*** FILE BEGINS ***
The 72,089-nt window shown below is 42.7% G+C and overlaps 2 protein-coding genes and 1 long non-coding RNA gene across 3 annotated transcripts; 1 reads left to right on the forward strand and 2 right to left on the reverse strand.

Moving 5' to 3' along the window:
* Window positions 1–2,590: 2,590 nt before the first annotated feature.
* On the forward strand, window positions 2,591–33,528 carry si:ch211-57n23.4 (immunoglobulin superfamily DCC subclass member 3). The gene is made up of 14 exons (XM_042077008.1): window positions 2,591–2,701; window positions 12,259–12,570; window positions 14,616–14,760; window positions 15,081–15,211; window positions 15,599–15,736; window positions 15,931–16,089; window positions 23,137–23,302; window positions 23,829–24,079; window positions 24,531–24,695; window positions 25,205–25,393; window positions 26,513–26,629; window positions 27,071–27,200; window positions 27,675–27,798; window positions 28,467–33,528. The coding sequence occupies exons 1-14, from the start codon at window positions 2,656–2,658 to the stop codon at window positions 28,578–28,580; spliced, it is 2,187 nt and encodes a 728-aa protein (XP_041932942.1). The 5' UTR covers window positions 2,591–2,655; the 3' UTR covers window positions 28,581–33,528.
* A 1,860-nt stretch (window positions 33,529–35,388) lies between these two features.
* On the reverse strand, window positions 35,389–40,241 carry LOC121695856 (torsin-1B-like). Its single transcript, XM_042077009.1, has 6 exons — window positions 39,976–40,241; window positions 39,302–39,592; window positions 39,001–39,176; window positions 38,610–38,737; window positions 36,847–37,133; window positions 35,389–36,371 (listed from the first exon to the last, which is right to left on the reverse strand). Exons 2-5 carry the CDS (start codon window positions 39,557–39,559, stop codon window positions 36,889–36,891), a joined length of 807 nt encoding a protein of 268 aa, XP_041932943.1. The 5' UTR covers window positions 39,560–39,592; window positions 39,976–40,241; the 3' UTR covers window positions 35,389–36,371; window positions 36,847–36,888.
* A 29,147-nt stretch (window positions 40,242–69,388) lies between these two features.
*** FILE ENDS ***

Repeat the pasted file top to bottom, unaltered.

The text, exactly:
The 72,089-nt window shown below is 42.7% G+C and overlaps 2 protein-coding genes and 1 long non-coding RNA gene across 3 annotated transcripts; 1 reads left to right on the forward strand and 2 right to left on the reverse strand.

Moving 5' to 3' along the window:
* Window positions 1–2,590: 2,590 nt before the first annotated feature.
* On the forward strand, window positions 2,591–33,528 carry si:ch211-57n23.4 (immunoglobulin superfamily DCC subclass member 3). The gene is made up of 14 exons (XM_042077008.1): window positions 2,591–2,701; window positions 12,259–12,570; window positions 14,616–14,760; window positions 15,081–15,211; window positions 15,599–15,736; window positions 15,931–16,089; window positions 23,137–23,302; window positions 23,829–24,079; window positions 24,531–24,695; window positions 25,205–25,393; window positions 26,513–26,629; window positions 27,071–27,200; window positions 27,675–27,798; window positions 28,467–33,528. The coding sequence occupies exons 1-14, from the start codon at window positions 2,656–2,658 to the stop codon at window positions 28,578–28,580; spliced, it is 2,187 nt and encodes a 728-aa protein (XP_041932942.1). The 5' UTR covers window positions 2,591–2,655; the 3' UTR covers window positions 28,581–33,528.
* A 1,860-nt stretch (window positions 33,529–35,388) lies between these two features.
* On the reverse strand, window positions 35,389–40,241 carry LOC121695856 (torsin-1B-like). Its single transcript, XM_042077009.1, has 6 exons — window positions 39,976–40,241; window positions 39,302–39,592; window positions 39,001–39,176; window positions 38,610–38,737; window positions 36,847–37,133; window positions 35,389–36,371 (listed from the first exon to the last, which is right to left on the reverse strand). Exons 2-5 carry the CDS (start codon window positions 39,557–39,559, stop codon window positions 36,889–36,891), a joined length of 807 nt encoding a protein of 268 aa, XP_041932943.1. The 5' UTR covers window positions 39,560–39,592; window positions 39,976–40,241; the 3' UTR covers window positions 35,389–36,371; window positions 36,847–36,888.
* A 29,147-nt stretch (window positions 40,242–69,388) lies between these two features.